The point is that there are some dodgy dealers out there who are making serious money from this practice and whether they are main dealers or any other servicing point we have a duty to inform the consumer about what could happen which sadly during an economic downturn is likely to be more prevalent.

  4. mARK rOBBINS November 6, 2008 at 12:14 am #

    I understand the point you are making, however, lets take an 2001 51 Plate BMW for example with say 70,000 miles, not unreasonable mileage for the year, it has seven stamps, the earliest being 12,000, the latest 65,000.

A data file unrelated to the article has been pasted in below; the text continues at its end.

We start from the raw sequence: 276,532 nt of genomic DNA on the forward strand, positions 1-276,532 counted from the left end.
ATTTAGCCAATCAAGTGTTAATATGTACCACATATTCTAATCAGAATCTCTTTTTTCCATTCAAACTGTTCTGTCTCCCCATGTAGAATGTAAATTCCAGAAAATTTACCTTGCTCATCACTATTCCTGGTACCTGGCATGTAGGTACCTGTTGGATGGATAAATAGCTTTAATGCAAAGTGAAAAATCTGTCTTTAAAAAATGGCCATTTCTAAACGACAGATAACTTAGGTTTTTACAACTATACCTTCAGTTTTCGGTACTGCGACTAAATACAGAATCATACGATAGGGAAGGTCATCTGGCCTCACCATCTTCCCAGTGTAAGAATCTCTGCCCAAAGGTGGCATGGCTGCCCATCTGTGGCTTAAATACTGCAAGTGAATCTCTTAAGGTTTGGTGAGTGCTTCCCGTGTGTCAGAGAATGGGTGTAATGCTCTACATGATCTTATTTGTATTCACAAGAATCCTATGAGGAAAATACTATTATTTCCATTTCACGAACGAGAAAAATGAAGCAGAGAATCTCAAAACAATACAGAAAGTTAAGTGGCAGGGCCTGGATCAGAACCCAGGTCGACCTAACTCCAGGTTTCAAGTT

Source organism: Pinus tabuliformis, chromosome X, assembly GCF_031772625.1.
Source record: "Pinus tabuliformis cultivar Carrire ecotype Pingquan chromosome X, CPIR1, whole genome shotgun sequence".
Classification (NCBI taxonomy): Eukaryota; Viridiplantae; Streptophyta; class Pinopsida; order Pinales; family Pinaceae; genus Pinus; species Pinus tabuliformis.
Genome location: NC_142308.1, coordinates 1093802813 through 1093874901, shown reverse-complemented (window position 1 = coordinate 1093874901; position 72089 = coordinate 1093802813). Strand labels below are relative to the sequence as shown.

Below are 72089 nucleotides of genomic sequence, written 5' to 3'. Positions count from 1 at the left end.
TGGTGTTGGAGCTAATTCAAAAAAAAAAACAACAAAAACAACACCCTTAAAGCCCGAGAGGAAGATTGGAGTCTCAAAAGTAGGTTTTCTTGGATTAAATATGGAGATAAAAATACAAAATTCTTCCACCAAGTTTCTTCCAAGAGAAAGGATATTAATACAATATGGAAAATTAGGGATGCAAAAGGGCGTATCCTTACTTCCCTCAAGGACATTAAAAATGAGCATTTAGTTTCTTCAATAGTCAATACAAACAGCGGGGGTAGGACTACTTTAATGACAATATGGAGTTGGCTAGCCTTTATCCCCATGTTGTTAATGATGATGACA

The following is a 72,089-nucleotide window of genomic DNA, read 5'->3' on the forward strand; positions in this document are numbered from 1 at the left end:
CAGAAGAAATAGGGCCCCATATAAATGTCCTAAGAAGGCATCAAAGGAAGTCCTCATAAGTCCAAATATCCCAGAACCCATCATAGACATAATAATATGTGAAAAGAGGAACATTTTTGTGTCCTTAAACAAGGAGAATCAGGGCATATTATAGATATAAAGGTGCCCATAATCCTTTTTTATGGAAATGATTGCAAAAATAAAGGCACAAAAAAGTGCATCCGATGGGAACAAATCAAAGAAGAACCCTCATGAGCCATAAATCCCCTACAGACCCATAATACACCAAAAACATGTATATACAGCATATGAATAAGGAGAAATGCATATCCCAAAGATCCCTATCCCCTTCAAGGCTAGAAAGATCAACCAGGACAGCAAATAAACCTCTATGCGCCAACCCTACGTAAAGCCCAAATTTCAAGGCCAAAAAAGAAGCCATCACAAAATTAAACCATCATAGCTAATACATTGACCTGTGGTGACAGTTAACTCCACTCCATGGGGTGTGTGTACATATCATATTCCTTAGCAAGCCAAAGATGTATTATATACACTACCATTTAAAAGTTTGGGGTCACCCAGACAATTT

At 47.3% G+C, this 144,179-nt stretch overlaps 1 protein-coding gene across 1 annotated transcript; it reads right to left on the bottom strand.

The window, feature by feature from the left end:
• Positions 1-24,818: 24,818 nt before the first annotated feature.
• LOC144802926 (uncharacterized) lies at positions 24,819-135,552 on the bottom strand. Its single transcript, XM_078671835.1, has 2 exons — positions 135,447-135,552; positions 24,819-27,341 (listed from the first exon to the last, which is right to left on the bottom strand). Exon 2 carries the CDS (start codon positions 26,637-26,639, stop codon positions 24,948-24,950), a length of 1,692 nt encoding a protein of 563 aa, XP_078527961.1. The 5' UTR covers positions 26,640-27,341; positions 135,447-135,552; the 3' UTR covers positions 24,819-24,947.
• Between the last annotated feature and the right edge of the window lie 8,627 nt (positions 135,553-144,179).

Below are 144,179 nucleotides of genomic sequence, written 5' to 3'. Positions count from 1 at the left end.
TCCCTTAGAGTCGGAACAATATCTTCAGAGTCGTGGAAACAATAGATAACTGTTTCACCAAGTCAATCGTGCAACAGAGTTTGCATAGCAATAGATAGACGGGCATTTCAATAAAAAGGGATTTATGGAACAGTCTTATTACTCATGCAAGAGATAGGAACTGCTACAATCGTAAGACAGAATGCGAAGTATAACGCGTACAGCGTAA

Let us say all of the stamps are genuine but not every single stamp has been done exactly on time or at the exact mileage, or even at a Franchised Dealer, so what? it has been serviced, it is nearing eight years old, and it is in lets say good looked after condition and most importantly the price is very reasonable Are you saying that just because every single stamp hasn’t been done on time at the correct mileage that people should walk away? I see very few cars over three years old where the servicing is spot on every time, very few indeed, the servicing stamps themselves become almost irrelevant as more and more time evolves, in fact most Main Agents don’t keep record longer than seven years nowadays anyway, I should know, I try to check histories with then daily! As for making serious money out of dodgy cars, get real, what do you call serious money? take a hard look at these so called Dodgy Dealers, are they driving Aston Martin Virages or Porsche 911? more likely a Mondeo! there is very little room for these type of dealers nowadays, (thank goodness) certainly less than you would have the public believe. so much for serious money.